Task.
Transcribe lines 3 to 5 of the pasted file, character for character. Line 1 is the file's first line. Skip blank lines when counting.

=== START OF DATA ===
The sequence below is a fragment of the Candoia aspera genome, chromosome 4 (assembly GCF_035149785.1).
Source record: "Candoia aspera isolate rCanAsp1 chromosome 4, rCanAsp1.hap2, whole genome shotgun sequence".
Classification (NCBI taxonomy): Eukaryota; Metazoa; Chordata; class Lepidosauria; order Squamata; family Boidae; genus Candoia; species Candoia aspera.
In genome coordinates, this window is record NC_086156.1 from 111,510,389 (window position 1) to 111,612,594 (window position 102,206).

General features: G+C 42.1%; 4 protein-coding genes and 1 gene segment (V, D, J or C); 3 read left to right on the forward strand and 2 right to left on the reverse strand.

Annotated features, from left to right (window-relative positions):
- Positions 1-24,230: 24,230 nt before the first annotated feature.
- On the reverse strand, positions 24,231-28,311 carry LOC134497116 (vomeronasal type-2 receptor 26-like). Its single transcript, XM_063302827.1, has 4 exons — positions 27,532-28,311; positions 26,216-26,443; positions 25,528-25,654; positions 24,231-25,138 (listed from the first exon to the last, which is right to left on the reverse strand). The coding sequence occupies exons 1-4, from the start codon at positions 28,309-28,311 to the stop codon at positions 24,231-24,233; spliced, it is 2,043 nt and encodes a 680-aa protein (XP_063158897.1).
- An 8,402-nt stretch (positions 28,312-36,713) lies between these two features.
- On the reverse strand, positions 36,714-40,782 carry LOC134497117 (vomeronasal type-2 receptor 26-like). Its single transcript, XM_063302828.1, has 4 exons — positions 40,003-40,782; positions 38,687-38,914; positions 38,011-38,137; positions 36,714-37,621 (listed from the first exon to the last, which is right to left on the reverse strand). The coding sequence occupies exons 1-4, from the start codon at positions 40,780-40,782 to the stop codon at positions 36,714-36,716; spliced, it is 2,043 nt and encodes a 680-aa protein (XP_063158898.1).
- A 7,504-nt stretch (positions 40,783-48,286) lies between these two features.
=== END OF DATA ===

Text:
Classification (NCBI taxonomy): Eukaryota; Metazoa; Chordata; class Lepidosauria; order Squamata; family Boidae; genus Candoia; species Candoia aspera.
In genome coordinates, this window is record NC_086156.1 from 111,510,389 (window position 1) to 111,612,594 (window position 102,206).

General features: G+C 42.1%; 4 protein-coding genes and 1 gene segment (V, D, J or C); 3 read left to right on the forward strand and 2 right to left on the reverse strand.